The pound was buoyant in the previous session, supported once again by Brexit optimism. The dollar was also under pressure in early trade as US midterm election trickled in. On Tuesday the pound rallied over 0.5% to a high of US$1.3114 and continued climbing on Wednesday to US$1.3144. This is the highest level that the pound has reached versus the dollar in over three weeks.
|What do these figures mean?|
|When measuring the value of a pair of currencies, one set equals 1 unit and the other shows the current equivalent. As the market moves, the amount will vary from minute to minute.For example, it could be written:1 GBP = 1.28934 USDHere, £1 is equivalent to approximately $1.29. This specifically measures the pound’s worth against the dollar. If the US dollar amount increases in this pairing, it’s positive for the pound. Or, if you were looking at it the other way around:1 USD = 0.77786 GBPIn this example, $1 is equivalent to approximately £0.78. This measures the US dollar’s worth versus the British pound. If the sterling number gets larger, it’s good news for the dollar.|
Market participants are growing increasingly convinced that a Brexit deal will happen. The pound rallied versus the dollar for the third straight session on Brexit optimism. All it took was a thumbs up gesture from Brexit Secretary Dominic Raab, as he exited a cabinet meeting, for the pound to charge higher, giddy on excitement of a deal.
UK Prime Minister Theresa May has reportedly ordered her ministers to make a final push for a Brexit deal this week. Theresa May has ordered her cabinet members to be ready for a cabinet meeting at the end of the week to approve an outline deal on Britain’s exit treaty. This would open the way for an extraordinary European Council meeting in November to sign the agreement off.
|Why is a “soft” Brexit better for sterling than a “hard” Brexit?|
|A soft Brexit implies anything less than UK’s complete withdrawal from the EU. For example, it could mean the UK retains some form of membership to the European Union single market in exchange for some free movement of people, i.e. immigration. This is considered more positive than a “hard” Brexit, which is a full severance from the EU. The reason “soft” is considered more pound-friendly is because the economic impact would be lower. If there is less negative impact on the economy, foreign investors will continue to invest in the UK. As investment requires local currency, this increased demand for the pound then boosts its value.|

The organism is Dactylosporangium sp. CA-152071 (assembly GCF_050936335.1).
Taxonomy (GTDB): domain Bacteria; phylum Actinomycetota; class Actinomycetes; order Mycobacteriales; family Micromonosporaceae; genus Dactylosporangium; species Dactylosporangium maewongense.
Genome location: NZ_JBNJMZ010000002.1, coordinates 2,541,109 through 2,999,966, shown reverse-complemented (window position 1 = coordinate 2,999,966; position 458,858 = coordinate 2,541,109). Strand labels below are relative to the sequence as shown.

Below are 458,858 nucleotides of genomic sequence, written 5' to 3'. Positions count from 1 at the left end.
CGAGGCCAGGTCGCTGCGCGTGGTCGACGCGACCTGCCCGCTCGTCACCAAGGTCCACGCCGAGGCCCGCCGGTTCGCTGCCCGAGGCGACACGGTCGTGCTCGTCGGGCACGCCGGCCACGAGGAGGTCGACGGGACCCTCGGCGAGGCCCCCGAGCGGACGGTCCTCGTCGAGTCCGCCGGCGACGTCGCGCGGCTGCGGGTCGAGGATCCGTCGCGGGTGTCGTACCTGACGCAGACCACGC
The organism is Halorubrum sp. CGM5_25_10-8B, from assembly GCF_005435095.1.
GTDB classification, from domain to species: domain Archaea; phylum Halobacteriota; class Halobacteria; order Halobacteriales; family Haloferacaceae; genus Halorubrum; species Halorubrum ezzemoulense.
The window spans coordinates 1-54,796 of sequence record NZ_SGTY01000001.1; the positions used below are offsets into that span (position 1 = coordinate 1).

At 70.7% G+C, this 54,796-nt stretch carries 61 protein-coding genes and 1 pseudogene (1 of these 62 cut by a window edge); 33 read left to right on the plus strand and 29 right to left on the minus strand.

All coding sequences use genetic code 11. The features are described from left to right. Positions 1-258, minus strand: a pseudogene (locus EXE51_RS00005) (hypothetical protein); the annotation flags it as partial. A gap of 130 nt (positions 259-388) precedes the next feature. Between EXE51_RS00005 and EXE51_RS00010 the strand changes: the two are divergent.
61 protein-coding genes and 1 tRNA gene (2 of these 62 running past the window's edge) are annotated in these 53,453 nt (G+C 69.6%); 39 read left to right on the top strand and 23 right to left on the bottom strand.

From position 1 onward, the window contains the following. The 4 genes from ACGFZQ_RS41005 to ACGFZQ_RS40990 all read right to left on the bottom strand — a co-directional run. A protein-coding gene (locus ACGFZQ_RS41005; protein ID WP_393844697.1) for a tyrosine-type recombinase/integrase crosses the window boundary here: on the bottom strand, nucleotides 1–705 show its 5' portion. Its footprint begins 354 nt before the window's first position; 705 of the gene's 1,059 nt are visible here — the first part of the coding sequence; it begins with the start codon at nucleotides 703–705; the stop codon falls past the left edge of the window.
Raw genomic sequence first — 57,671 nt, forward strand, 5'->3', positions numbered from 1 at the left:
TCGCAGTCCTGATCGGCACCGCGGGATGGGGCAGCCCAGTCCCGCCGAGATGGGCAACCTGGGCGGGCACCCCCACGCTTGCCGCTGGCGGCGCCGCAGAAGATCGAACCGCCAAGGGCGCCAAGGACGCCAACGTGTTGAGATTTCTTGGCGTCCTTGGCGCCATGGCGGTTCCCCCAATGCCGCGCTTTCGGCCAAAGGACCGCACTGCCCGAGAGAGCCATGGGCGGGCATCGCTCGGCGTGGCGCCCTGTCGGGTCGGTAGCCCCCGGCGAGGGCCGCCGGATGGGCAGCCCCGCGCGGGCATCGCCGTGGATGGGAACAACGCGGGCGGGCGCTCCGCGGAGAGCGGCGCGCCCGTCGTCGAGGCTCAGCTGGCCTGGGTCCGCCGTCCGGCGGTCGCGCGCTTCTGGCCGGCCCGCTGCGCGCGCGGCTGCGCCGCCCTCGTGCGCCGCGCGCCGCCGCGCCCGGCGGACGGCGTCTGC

Today there is just mid-tier housing data for investors to be distracted by. This is unlikely to create a large reaction to the pound. Brexit developments will remain the key driver for sterling.
The dollar closed the previous session flat as investors focused on the US midterm elections. As trading kicked off on Wednesday the dollar was trading sharply lower. Investors were digesting the midterm election results as they trickled in across the night.
Analysts had broadly expected the Republicans to retain control in the House of Senate. The race for the House of Representatives is broadly going as analysts expected, with the consensus still on the Democrats clinching the House. Analysts believe the House of Representatives going to the Democrats will have a negative impact on the dollar. The fact that the dollar is falling suggests market participants believe that the Democrats will take the House.
Investors will remain heavily focused on the developments in the US elections as results continue to come in.
This publication is provided for general information purposes only and is not intended to cover every aspect of the topics with which it deals. It is not intended to amount to advice on which you should rely. You must obtain professional or specialist advice before taking, or refraining from, any action on the basis of the content in this publication. The information in this publication does not constitute legal, tax or other professional advice from TransferWise Inc., Currency Live or its affiliates. Prior results do not guarantee a similar outcome. We make no representations, warranties or guarantees, whether express or implied, that the content in the publication is accurate, complete or up to date. Consult our risk warning page for more details.
This article was initially published on TransferWise.com from the same author. The content at Currency Live is the sole opinion of the authors and in no way reflects the views of TransferWise Inc.